Monthly Archives: October 2011


YES, HE is Talking to YOU! (continued)

Love is the Fulfilling of the Law

For the last several posts we have been discussing sayings and parables by Jesus that reflect on His views of righteousness, true humility and lack of pride, selflessness and self-forgetfulness and the motivation that causes one to perform any work in this world. We have discussed how that within righteousness is contained the fruit of the Spirit as defined by the Apostle Paul and how that Paul defines righteousness as equivalent to all goodness and Truth. Now there is no greater virtue that Truth as it is an aspect of God, as is Love, “for God is Love” (1 John 4:8) and God is Truth. Truth can be seen by us as what is in manifestation and can be seen in the words of the Master as the Holy Spirit in His saying: “But when the Comforter is come, whom I will send unto you from the Father, even the Spirit of truth, which proceedeth from the Father….” (John 15:26). The Master also tells us that righteousness is an attribute of God, something that He possesses,  as we know from “But seek ye first the kingdom of God, and his righteousness…” (Matthew 6:33). We also know, from the Master’s telling us, that God is all Goodness: “there is none good but one, that is, God” (Matthew 19:17). We could here divide up attributes and aspects of the Godhead but this is not necessary for our point which is that these are all things, ideas and virtues that God Is; God is Love, God is Truth, God is Righteousness, God is Goodness and it should be our life’s goal to be the same in the physical presence that we have on this Earth. Being part and parcel of the Lord we are already possessed of these same attributes and aspects in our Spirit and our Souls; these are our reality and they are not corruptible.

Just as the we can see that “…the fruit of the Spirit is in all goodness and righteousness and truth” (Ephesians 5:9) we should be able to see that our words of true humility and lack of pride, selflessness and self-forgetfulness and the motives that cause our action can be found in the list that we have from Paul of these fruits: “…the fruit of the Spirit is love, joy, peace, longsuffering, gentleness, goodness, faith, meekness, temperance” if we take the time to analyze and to look.

As we said earlier in this series of posts, righteousness is a word that is largely misunderstood, or better is largely misapplied, in the Christian world today. Many link it to the idea of works and believe that it is a gift of God that is imputed to us when we become believers in the Christ. This is nowhere found in the teachings of the Master who says that we should “seek ye first the kingdom of God, and his righteousness” (Matthew 6:33) and that we are blessed if we “hunger and thirst after righteousness“. He tells us that we should seek righteousness as we seek His Kingdom and that “except your righteousness shall exceed the righteousness of the scribes and Pharisees, ye shall in no case enter into the kingdom of heaven” (Matthew 5:20). We will leave with a final note before we move on to our next parables and that is a definition for our use of this word righteousness. It is a combination of what we have found in some of our texts plus our own definitive ideas: righteousness is a state of mind and a state of being that becomes a way of action. It is something that is possessed of God and, as such, is possessed by us spiritually as we are in His likeness and His imageit is the character or quality of being right or just; it is rightwiseness; it is the state of him who is as he ought to be. It is nearly equivalent to holiness, comprehending holy principles and affections of heart, and conformity of life to the divine law6 2 1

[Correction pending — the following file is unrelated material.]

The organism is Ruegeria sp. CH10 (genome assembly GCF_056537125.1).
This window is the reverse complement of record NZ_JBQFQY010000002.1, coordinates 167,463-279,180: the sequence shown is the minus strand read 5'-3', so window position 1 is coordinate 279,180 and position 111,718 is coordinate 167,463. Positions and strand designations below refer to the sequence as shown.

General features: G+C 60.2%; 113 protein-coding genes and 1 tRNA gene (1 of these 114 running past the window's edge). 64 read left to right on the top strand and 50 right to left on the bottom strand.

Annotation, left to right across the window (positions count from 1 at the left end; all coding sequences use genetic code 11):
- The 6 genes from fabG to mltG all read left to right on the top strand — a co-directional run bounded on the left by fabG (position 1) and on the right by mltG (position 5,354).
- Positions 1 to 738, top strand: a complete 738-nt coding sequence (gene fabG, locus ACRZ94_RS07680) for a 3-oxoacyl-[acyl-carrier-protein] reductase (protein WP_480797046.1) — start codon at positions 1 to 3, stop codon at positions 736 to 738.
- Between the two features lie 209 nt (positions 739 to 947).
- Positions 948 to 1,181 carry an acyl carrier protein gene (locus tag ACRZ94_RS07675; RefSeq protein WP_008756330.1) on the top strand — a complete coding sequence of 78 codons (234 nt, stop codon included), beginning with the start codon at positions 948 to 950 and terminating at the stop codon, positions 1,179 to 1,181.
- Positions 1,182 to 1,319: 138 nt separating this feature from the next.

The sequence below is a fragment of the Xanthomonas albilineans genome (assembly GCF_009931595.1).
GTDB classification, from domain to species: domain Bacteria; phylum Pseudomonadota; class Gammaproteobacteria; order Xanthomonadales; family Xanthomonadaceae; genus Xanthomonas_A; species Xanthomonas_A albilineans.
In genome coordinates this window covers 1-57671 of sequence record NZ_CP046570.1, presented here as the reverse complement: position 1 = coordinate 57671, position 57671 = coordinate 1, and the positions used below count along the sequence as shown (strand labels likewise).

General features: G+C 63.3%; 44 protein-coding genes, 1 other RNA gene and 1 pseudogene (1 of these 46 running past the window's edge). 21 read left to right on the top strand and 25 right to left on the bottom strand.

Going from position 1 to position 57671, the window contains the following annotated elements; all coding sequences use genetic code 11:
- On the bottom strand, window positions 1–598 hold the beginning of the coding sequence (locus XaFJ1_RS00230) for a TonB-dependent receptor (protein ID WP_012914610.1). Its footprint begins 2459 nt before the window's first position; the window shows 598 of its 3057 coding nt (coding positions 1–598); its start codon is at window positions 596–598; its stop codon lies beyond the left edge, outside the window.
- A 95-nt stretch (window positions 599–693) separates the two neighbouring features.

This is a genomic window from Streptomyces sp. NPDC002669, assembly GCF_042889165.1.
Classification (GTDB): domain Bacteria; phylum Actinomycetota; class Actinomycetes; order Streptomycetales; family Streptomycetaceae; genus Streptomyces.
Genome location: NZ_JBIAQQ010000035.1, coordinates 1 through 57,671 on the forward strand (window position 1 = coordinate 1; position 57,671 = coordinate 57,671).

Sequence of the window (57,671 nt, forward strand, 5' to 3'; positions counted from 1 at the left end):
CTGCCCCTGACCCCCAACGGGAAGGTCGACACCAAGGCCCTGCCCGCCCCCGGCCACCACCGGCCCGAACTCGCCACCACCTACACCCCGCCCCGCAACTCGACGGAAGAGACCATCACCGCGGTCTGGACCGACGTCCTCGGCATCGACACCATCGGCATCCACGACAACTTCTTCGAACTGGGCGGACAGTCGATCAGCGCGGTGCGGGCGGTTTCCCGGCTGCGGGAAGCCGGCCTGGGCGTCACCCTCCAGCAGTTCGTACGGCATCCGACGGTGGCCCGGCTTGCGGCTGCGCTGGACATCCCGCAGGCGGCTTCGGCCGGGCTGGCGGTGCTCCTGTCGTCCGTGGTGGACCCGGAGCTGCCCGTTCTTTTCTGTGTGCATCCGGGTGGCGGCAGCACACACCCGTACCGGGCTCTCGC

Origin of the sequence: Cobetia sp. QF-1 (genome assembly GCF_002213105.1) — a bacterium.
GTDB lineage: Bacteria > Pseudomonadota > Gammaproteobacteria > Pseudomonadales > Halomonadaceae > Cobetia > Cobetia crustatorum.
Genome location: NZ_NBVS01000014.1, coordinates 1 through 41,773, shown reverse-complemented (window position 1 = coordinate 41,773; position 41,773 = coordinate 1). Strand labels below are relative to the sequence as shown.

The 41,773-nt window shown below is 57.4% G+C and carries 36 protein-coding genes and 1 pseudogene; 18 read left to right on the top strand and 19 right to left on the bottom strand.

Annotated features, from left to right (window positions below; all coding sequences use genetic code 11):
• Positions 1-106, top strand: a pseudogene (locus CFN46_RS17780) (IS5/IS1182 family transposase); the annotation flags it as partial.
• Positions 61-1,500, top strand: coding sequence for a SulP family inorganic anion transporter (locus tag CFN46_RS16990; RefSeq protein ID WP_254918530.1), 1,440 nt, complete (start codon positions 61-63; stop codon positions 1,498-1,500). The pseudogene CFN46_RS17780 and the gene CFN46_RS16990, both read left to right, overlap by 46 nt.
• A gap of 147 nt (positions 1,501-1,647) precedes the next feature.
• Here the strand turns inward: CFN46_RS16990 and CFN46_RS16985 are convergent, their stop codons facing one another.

We begin today with another parable of Jesus called the Parable of the Two Sons:

“But what think ye? A certain man had two sons; and he came to the first, and said, Son, go work to day in my vineyard.  He answered and said, I will not: but afterward he repented , and went.  And he came to the second, and said like wise. And he answered and said, I go, sir: and went not. Whether of them twain did the will of his father? They say unto him, The first. Jesus saith unto them, Verily I say unto you, That the publicans and the harlots go into the kingdom of God before you. For John came unto you in the way of righteousness, and ye believed him not: but the publicans and the harlots believed him: and ye, when ye had seen it, repented not afterward, that ye might believe him”. (Matthew 21:28-32)